Riverside Border Patrol Office Among Those to be Closed — Was Investigated in 2009 Racial Profiling and Quota Scandal

In 2009 the Border Patrol office in Riverside, California,  was accused of racial profiling in order to meet their performance quotas.  Border Patrol agent Tony Plattel, who helped blow the whistle on the illegal racial profiling, was fired shortly thereafter in early 2009 for “insubordination”.

Press Enterprise:  IMMIGRATION: Border Patrol to close Riverside office  (July 10 2012)

Immigration rights activists lauded an announcement that the Riverside office of the U.S. Border Patrol will be closing within six months, while critics of the plan said the absence of Inland agents will leave the region open to drug running, human trafficking and other criminal activity  …  The Riverside office has attracted controversy, including protests in 2009 amid accusations of arrest quotas by agents and racial profiling  …

The 2008 quota system — which the agency denied existed — prompted the detention of almost 300 people over several months, most of them day laborers who didn’t have access to legal services or family support, Amaya said.  Amaya was among the protesters who rallied at the Riverside office in 2009 after Border Patrol agents boarded a bus and arrested five passengers on immigration charges, and after allegations that the Riverside office had arrest quotas.

Protests also were held in 2009 after Riverside police called the Border Patrol following the arrest of 12 day laborers on relatively minor charges. Eleven were detained on immigration charges.  “Most of the people that would be apprehended were not the criminals they were supposed to be looking for. They were members of the community, with family who were U.S. residents,” Amaya said.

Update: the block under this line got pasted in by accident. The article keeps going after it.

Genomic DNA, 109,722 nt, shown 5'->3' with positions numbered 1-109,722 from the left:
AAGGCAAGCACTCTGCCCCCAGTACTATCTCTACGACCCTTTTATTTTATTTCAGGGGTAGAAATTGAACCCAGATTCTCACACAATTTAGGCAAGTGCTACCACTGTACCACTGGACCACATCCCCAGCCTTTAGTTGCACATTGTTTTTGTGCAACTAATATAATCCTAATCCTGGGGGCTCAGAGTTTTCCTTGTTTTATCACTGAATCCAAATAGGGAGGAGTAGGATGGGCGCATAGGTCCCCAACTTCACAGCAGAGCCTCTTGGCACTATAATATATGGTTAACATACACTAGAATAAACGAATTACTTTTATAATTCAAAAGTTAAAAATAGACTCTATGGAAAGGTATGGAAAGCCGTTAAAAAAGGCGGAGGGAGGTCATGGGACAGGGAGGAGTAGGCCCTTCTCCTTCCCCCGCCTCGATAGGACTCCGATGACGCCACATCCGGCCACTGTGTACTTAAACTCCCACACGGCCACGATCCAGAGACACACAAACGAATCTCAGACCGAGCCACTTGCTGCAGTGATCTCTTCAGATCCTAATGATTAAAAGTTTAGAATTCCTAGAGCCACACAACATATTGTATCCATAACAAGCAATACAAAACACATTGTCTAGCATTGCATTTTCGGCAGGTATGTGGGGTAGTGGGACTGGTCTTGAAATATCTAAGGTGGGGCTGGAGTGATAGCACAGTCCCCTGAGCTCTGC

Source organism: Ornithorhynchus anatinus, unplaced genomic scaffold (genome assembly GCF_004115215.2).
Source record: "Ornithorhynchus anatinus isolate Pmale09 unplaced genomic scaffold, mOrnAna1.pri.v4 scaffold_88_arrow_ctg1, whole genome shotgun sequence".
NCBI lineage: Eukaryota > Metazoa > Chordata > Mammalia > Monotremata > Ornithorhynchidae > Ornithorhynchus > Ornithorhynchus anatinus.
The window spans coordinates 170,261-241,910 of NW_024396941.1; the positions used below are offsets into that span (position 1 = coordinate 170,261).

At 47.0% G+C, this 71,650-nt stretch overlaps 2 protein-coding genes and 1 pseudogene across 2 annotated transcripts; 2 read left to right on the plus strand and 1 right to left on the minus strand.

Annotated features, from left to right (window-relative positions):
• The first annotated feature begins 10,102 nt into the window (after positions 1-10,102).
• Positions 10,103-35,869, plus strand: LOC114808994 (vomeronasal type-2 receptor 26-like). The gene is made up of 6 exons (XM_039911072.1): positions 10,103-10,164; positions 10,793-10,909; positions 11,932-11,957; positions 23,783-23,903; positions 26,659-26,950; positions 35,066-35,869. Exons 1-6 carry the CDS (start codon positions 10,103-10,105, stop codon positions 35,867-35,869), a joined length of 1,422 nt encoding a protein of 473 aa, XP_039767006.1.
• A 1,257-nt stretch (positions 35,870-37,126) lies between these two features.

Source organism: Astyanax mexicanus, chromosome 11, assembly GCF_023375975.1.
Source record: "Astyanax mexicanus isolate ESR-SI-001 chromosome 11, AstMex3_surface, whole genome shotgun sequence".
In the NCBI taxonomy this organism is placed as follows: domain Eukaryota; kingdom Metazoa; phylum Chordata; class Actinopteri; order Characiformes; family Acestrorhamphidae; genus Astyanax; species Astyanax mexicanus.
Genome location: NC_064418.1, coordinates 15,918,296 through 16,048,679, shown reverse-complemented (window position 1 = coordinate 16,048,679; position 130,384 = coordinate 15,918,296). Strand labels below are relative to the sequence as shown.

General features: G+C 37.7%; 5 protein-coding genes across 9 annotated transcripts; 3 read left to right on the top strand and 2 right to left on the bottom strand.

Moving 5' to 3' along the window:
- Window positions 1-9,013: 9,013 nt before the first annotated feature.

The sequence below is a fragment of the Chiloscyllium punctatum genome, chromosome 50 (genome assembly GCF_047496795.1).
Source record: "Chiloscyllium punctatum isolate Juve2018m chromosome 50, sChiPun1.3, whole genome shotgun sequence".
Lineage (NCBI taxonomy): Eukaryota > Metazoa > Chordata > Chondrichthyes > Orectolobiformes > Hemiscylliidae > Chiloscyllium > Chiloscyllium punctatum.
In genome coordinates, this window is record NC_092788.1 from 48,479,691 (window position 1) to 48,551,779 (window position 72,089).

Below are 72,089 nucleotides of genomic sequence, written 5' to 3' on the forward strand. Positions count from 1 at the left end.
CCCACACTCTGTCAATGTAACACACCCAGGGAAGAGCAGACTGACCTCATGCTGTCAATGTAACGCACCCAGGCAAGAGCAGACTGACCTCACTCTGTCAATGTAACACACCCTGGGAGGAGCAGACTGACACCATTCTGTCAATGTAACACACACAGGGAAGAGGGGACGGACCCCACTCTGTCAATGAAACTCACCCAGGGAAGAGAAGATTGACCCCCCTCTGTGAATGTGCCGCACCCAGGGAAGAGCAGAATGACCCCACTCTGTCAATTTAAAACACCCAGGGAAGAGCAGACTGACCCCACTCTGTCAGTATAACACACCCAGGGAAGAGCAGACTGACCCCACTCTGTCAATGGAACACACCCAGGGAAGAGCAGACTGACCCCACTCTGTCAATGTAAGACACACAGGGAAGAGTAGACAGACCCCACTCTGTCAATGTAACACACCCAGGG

Lake Elsinore – Wildomar Patch:  Local Border Patrol Office To Close: Impact On Illegal Immigration Unclear  (July 11 2012)

The Riverside office was among nine CBP stations placed on a closure list released last week  …  The Riverside CBP office has come under fire in the past for what pro- immigrants’ rights groups criticized as overzealous enforcement practices. In 2009, the Justice for Immigrants Coalition held protests outside the station, displaying videos of raids in which agents made random detentions and chased people into homes and markets to arrest them.  The group alleged the Riverside-based agents were trying to meet monthly arrest quotas, which the CBP adamantly denied.

Fontana Herald:  Riverside office of Border Patrol will be shut down (July 25 2012)

In 2009, the station’s reputation was questioned when rumors began that its agents committed racial profiling to meet quotas. The rumors were corroborated by Lombardo Amaya, president of border patrol agents in the region, but federal administrators categorically denied the charge.  The reports that agents had to arrest at least 150 undocumented immigrants per month caused panic in the region. Defenders of immigrants quickly gathered and protested the action.  Suzanne Foster, executive director of the Center for Economic Opportunity in Pomona, which fought the alleged quotas, said the closure is a victory for the community.

Background (2009):